Shakshuka is one of my favorite middle eastern breakfast foods. It’s a simple dish, usually made with garlic, peppers, tomatoes, and eggs. Garlic and chili peppers are sauted in olive oil, along with bell peppers and lots of fresh tomatoes, forming a chunky vegetable stew. The eggs–nestled into little indentations–are poached in the stew itself. The dish is typically eaten with a thick slice of cheap, fresh crusty white bread, perfect for mopping up the tomatoey juices. Shakshuka and bread make a great breakfast, but if you’re still hungry, add a small Arab style salad–cucumbers, tomatoes, and parsley micro-chopped and dressed with s&p, half a lemon, and good olive oil.
Shakshuka Nopalitos is a Mexican twist on a middle eastern favorite, using chopped nopales or nopalitos, cleaned chopped cactus leaves that taste of green pepper and lime. “Mexican-Israeli?” you may ask, eyebrow raised. Shakshuka Nopalitos is a bit of a leap, but it’s a far cry from the chipotle sun-dried tomato hummous you find at highfalutin’ supermarkets. (If there is a hummous god, then verily, chipotle sun-dried tomato hummous must be an abomination unto Him).
For the record, though, tampering with the traditional classics of Israeli cuisine is risky. Israelis are very passionate about their multi-faceted cuisine. They love to argue about the authenticity of the regional dishes they love most, usually those their mothers or grandmothers prepared at home.
The “correct” preparation of shakshuka, for example, is a subject of much contention on Israeli food forums. Some add onions, while others are horrified by the very thought of an onion appearing in shakshuka. Some insist that peppers are the only vegetables used in the dish, while others add okra or zucchini.
Ironically, shakshuka isn’t Israeli at all, rather it is a North African dish that probably originated in Turkey and migrated to Israel along with the displaced Jews of those regions. Many versions abound, each one most likely evolved as a result of regional differences. The “correct” version that any given Israeli enjoyed at his grandmother’s table is probably a variation on the local version from grandma’s tiny Algerian village.
Is the shakshuka prepared by a weathered matriarch hailing from an obscure Algerian hamlet superior to that prepared by her compatriot from the equally obscure Morrocan boondocks? Which painting is better, an oil or a gouache? It’s an endless argument. As in many versions of traditional Israeli dishes, all and none are correct. And so, in the spirit of deconstruction, here is Shakshuka Nopalitos.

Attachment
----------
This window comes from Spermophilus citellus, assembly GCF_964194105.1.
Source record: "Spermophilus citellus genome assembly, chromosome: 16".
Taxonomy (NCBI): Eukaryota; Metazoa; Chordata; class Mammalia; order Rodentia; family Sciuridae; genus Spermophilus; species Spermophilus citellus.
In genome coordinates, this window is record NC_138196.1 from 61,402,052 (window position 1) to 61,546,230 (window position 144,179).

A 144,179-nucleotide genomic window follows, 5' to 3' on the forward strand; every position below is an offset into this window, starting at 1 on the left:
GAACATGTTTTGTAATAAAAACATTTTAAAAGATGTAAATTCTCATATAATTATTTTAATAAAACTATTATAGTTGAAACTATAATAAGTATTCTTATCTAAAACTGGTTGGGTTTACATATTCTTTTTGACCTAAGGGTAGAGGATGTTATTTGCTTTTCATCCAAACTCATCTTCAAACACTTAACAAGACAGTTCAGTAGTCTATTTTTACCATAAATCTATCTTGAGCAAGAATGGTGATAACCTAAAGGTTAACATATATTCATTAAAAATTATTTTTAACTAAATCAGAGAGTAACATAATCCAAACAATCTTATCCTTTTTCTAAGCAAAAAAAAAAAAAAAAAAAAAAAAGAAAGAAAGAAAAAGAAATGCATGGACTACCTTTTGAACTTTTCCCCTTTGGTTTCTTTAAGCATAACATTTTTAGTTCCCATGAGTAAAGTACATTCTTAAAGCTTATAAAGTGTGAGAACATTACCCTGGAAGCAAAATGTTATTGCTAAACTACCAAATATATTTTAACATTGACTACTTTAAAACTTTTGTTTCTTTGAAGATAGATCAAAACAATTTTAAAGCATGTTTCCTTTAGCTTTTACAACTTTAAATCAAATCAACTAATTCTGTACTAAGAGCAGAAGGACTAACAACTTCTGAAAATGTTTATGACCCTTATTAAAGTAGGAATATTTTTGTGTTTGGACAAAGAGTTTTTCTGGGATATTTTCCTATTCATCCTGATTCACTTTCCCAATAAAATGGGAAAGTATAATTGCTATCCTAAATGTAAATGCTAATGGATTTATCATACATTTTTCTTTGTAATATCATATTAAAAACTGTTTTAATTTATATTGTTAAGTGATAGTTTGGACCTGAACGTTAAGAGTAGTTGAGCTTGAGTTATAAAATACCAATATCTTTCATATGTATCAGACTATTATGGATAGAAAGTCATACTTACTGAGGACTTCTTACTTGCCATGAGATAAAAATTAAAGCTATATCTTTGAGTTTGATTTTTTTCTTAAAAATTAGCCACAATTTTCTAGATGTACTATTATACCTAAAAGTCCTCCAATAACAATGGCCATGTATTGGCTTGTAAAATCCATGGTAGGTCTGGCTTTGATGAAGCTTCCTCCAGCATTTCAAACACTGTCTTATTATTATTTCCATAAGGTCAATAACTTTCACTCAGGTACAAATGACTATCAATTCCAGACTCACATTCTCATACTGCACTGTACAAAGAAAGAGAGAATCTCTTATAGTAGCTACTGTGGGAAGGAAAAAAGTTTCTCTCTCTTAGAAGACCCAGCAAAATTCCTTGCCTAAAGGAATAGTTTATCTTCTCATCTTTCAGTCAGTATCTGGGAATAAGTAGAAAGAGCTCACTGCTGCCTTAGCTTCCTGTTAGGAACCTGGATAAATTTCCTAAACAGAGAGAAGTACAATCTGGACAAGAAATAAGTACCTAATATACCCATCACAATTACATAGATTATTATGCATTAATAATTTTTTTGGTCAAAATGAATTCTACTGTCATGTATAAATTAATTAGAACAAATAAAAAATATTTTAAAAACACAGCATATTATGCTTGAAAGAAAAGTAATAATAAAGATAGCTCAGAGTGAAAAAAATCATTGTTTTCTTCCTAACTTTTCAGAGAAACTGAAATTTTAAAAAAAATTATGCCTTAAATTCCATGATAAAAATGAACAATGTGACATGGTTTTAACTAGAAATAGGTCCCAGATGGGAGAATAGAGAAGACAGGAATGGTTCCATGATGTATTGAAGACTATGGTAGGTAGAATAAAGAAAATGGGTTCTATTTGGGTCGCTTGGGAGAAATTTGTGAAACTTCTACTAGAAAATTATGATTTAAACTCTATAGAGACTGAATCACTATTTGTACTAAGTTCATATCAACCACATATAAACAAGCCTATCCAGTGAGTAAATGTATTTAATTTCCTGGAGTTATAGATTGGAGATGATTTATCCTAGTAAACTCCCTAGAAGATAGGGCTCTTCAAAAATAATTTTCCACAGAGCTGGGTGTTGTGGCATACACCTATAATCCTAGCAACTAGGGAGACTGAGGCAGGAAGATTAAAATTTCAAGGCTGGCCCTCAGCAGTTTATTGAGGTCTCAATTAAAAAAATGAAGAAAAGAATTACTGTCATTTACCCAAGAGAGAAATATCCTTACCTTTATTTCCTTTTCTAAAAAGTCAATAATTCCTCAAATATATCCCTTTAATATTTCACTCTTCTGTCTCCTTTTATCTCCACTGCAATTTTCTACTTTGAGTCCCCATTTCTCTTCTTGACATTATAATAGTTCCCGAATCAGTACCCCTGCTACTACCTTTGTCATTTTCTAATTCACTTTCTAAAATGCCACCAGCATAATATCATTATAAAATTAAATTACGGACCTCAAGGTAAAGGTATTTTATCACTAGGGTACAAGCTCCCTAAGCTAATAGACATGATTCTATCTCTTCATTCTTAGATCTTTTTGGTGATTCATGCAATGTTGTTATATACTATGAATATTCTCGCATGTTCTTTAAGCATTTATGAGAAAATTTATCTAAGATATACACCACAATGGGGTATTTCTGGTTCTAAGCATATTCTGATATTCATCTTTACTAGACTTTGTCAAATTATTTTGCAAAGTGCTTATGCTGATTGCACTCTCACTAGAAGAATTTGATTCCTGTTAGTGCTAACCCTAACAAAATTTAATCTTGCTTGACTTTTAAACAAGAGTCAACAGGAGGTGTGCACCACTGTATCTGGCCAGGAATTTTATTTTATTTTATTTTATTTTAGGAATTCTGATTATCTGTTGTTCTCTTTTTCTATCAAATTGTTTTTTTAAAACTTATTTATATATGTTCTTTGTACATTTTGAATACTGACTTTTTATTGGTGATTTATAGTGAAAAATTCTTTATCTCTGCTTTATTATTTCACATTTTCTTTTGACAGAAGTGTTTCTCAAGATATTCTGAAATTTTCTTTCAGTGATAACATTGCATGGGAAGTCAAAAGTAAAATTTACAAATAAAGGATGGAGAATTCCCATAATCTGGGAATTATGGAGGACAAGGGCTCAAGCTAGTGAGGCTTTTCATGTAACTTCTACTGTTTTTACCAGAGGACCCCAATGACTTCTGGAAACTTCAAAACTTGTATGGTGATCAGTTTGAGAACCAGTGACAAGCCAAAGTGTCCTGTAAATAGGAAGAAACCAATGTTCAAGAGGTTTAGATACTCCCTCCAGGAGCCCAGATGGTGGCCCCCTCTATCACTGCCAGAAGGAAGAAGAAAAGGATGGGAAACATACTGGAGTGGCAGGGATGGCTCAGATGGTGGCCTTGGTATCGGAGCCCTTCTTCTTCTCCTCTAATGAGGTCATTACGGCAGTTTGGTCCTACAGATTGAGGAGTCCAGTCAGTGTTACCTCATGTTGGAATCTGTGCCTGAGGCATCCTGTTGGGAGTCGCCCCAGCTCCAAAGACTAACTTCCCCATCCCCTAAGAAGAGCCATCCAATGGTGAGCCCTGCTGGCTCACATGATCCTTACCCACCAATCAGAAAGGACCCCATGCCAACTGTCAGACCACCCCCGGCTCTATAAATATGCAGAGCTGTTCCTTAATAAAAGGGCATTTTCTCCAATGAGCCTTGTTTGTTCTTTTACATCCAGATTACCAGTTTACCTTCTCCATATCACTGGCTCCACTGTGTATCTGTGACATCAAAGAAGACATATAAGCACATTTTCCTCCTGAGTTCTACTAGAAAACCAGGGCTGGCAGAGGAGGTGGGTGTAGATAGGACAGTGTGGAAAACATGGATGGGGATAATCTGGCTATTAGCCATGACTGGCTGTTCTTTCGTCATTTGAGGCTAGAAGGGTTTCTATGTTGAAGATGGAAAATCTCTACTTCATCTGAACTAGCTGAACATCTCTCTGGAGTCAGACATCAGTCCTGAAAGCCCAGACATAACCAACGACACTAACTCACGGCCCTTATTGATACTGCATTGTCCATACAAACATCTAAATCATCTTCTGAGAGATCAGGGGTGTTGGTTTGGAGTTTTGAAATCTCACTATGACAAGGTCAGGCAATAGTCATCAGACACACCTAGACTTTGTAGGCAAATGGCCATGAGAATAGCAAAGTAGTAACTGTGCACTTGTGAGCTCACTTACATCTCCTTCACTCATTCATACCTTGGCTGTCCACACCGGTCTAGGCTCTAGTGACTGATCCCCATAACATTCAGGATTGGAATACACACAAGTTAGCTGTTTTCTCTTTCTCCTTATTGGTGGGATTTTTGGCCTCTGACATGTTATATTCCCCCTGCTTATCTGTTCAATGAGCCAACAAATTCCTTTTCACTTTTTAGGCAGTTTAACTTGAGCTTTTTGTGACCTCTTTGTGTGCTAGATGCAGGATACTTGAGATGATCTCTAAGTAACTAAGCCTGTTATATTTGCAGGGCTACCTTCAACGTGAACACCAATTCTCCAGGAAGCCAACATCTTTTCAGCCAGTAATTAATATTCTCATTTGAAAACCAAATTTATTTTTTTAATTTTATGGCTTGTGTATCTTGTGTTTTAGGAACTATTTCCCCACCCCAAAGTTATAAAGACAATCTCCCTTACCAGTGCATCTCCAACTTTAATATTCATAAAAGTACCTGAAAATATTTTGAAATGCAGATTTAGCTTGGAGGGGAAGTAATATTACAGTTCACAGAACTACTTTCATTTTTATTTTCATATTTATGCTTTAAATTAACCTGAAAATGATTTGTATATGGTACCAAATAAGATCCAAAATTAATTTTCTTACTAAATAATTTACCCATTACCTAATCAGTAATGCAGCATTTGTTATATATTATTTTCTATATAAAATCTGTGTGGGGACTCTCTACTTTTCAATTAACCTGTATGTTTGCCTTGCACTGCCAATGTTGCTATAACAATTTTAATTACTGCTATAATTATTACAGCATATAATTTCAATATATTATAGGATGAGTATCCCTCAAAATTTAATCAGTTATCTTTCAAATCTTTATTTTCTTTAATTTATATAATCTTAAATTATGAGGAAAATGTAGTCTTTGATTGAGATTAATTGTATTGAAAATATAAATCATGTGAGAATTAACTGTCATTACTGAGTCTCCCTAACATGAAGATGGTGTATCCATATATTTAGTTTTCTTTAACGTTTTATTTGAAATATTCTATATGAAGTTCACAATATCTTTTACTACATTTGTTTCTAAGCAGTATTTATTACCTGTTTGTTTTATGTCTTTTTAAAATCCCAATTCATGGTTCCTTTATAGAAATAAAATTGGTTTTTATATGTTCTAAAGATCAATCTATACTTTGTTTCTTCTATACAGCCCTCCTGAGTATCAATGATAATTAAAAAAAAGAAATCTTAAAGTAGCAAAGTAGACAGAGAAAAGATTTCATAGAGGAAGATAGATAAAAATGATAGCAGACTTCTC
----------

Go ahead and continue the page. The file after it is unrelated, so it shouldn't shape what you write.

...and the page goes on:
1/2 red onion, coarsely chopped
2-3 cloves garlic, coarsely chopped
1/2 lb cleaned, chopped nopalitos
1-2 TBS butter
1/2 red onion, chopped
2 cloves garlic, finely chopped
6 small tomatillos, halved and chopped
2 fresh tomatoes, chopped
1 can whole peeled tomatoes, chopped, drained (or save the juice for another use)
salt and pepper to taste
hot paprika to taste
1-2 tsp fresh oregano, chopped
2-4 eggs, or 1-2 eggs per person
- Fill a small pot with water, add salt, and boil. When boiling, add the nopales, onion, and garlic.
- Simmer uncovered for about 10 minutes, then drain.
- Melt the butter in a large pan over a medium flame. Add the onion and garlic and saute.
- When the onion and garlic are transluscent, add the tomatillos and tomatoes. Stir and cook for a few minutes.
- Add the canned tomatoes without the juice. Stir and cook for a few minutes.
- Mix in the nopalitos and season to taste with salt, pepper, hot paprika, and fresh oregano.
- For each egg you want to cook, make an indentation in the vegetable mixture. Crack the eggs into their indentations and season each egg with a little salt and pepper.
- When the whites start to become opaque, cover the pan and cook until the eggs have just set.
- Serve with thick slices of simple, fresh bread and perhaps an Arab style salad on the side.
Thanks to Rancho Gordo for tips on cooking nopales. Rancho Gordo is a local grower of delicious heirloom bean varieties, and other goodies.